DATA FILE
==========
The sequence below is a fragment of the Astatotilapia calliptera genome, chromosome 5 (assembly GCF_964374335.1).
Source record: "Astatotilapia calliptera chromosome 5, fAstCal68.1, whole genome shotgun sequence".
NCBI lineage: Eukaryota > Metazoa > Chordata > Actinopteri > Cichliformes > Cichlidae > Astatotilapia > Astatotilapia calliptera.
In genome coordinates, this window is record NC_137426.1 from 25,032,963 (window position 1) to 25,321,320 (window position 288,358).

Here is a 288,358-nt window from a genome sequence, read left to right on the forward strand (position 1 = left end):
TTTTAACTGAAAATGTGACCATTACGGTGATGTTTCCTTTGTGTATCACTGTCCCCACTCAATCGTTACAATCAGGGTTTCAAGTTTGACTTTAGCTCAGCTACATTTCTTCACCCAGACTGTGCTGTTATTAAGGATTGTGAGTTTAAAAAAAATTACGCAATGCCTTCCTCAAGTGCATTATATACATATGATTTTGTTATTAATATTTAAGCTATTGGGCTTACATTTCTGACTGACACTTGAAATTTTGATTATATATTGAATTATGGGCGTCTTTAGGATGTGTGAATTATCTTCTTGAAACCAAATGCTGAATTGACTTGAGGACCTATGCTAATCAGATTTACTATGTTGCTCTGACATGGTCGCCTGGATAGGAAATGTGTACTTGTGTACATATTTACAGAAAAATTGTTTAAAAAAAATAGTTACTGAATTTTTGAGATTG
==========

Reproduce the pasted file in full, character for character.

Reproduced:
The sequence below is a fragment of the Astatotilapia calliptera genome, chromosome 5 (assembly GCF_964374335.1).
Source record: "Astatotilapia calliptera chromosome 5, fAstCal68.1, whole genome shotgun sequence".
NCBI lineage: Eukaryota > Metazoa > Chordata > Actinopteri > Cichliformes > Cichlidae > Astatotilapia > Astatotilapia calliptera.
In genome coordinates, this window is record NC_137426.1 from 25,032,963 (window position 1) to 25,321,320 (window position 288,358).

Here is a 288,358-nt window from a genome sequence, read left to right on the forward strand (position 1 = left end):
TTTTAACTGAAAATGTGACCATTACGGTGATGTTTCCTTTGTGTATCACTGTCCCCACTCAATCGTTACAATCAGGGTTTCAAGTTTGACTTTAGCTCAGCTACATTTCTTCACCCAGACTGTGCTGTTATTAAGGATTGTGAGTTTAAAAAAAATTACGCAATGCCTTCCTCAAGTGCATTATATACATATGATTTTGTTATTAATATTTAAGCTATTGGGCTTACATTTCTGACTGACACTTGAAATTTTGATTATATATTGAATTATGGGCGTCTTTAGGATGTGTGAATTATCTTCTTGAAACCAAATGCTGAATTGACTTGAGGACCTATGCTAATCAGATTTACTATGTTGCTCTGACATGGTCGCCTGGATAGGAAATGTGTACTTGTGTACATATTTACAGAAAAATTGTTTAAAAAAAATAGTTACTGAATTTTTGAGATTG